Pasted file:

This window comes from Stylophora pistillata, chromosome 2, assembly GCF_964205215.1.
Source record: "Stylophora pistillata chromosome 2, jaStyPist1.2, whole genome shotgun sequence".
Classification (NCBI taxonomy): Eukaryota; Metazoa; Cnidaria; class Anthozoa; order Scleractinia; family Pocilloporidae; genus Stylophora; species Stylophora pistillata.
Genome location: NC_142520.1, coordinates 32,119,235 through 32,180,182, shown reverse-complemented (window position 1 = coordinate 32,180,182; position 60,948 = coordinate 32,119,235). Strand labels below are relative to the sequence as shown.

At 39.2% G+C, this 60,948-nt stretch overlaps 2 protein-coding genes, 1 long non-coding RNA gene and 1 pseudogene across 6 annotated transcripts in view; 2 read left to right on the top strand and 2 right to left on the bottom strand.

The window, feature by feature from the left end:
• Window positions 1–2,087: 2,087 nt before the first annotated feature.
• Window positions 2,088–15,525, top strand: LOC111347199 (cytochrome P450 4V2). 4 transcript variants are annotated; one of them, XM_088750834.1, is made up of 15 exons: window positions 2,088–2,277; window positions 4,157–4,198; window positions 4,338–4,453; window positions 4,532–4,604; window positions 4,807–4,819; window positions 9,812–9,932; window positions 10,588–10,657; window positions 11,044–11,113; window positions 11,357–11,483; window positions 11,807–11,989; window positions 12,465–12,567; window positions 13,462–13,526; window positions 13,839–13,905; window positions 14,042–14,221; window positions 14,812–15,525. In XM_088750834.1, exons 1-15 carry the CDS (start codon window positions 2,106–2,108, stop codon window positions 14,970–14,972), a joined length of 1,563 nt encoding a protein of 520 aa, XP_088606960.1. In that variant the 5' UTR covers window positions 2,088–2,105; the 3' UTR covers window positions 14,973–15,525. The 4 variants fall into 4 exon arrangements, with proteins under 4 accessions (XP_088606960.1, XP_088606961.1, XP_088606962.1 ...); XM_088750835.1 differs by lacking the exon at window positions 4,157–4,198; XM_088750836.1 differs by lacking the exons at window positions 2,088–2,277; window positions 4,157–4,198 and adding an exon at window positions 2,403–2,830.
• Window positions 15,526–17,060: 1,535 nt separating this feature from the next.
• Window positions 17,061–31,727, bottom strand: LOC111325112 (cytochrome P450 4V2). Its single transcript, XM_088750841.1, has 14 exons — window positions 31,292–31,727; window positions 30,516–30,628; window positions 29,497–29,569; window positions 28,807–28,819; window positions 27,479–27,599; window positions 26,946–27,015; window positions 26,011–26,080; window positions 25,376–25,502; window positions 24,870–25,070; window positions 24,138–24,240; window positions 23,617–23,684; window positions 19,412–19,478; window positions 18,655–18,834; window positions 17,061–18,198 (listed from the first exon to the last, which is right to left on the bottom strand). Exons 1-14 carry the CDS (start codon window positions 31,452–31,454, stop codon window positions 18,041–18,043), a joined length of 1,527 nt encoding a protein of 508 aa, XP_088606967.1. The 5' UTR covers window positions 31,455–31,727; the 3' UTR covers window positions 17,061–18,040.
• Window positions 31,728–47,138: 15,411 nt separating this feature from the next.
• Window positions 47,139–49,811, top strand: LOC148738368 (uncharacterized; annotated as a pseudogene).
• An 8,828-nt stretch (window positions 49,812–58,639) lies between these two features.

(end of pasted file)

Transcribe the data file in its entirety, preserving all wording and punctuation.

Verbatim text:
This window comes from Stylophora pistillata, chromosome 2, assembly GCF_964205215.1.
Source record: "Stylophora pistillata chromosome 2, jaStyPist1.2, whole genome shotgun sequence".
Classification (NCBI taxonomy): Eukaryota; Metazoa; Cnidaria; class Anthozoa; order Scleractinia; family Pocilloporidae; genus Stylophora; species Stylophora pistillata.
Genome location: NC_142520.1, coordinates 32,119,235 through 32,180,182, shown reverse-complemented (window position 1 = coordinate 32,180,182; position 60,948 = coordinate 32,119,235). Strand labels below are relative to the sequence as shown.

At 39.2% G+C, this 60,948-nt stretch overlaps 2 protein-coding genes, 1 long non-coding RNA gene and 1 pseudogene across 6 annotated transcripts in view; 2 read left to right on the top strand and 2 right to left on the bottom strand.

The window, feature by feature from the left end:
• Window positions 1–2,087: 2,087 nt before the first annotated feature.
• Window positions 2,088–15,525, top strand: LOC111347199 (cytochrome P450 4V2). 4 transcript variants are annotated; one of them, XM_088750834.1, is made up of 15 exons: window positions 2,088–2,277; window positions 4,157–4,198; window positions 4,338–4,453; window positions 4,532–4,604; window positions 4,807–4,819; window positions 9,812–9,932; window positions 10,588–10,657; window positions 11,044–11,113; window positions 11,357–11,483; window positions 11,807–11,989; window positions 12,465–12,567; window positions 13,462–13,526; window positions 13,839–13,905; window positions 14,042–14,221; window positions 14,812–15,525. In XM_088750834.1, exons 1-15 carry the CDS (start codon window positions 2,106–2,108, stop codon window positions 14,970–14,972), a joined length of 1,563 nt encoding a protein of 520 aa, XP_088606960.1. In that variant the 5' UTR covers window positions 2,088–2,105; the 3' UTR covers window positions 14,973–15,525. The 4 variants fall into 4 exon arrangements, with proteins under 4 accessions (XP_088606960.1, XP_088606961.1, XP_088606962.1 ...); XM_088750835.1 differs by lacking the exon at window positions 4,157–4,198; XM_088750836.1 differs by lacking the exons at window positions 2,088–2,277; window positions 4,157–4,198 and adding an exon at window positions 2,403–2,830.
• Window positions 15,526–17,060: 1,535 nt separating this feature from the next.
• Window positions 17,061–31,727, bottom strand: LOC111325112 (cytochrome P450 4V2). Its single transcript, XM_088750841.1, has 14 exons — window positions 31,292–31,727; window positions 30,516–30,628; window positions 29,497–29,569; window positions 28,807–28,819; window positions 27,479–27,599; window positions 26,946–27,015; window positions 26,011–26,080; window positions 25,376–25,502; window positions 24,870–25,070; window positions 24,138–24,240; window positions 23,617–23,684; window positions 19,412–19,478; window positions 18,655–18,834; window positions 17,061–18,198 (listed from the first exon to the last, which is right to left on the bottom strand). Exons 1-14 carry the CDS (start codon window positions 31,452–31,454, stop codon window positions 18,041–18,043), a joined length of 1,527 nt encoding a protein of 508 aa, XP_088606967.1. The 5' UTR covers window positions 31,455–31,727; the 3' UTR covers window positions 17,061–18,040.
• Window positions 31,728–47,138: 15,411 nt separating this feature from the next.
• Window positions 47,139–49,811, top strand: LOC148738368 (uncharacterized; annotated as a pseudogene).
• An 8,828-nt stretch (window positions 49,812–58,639) lies between these two features.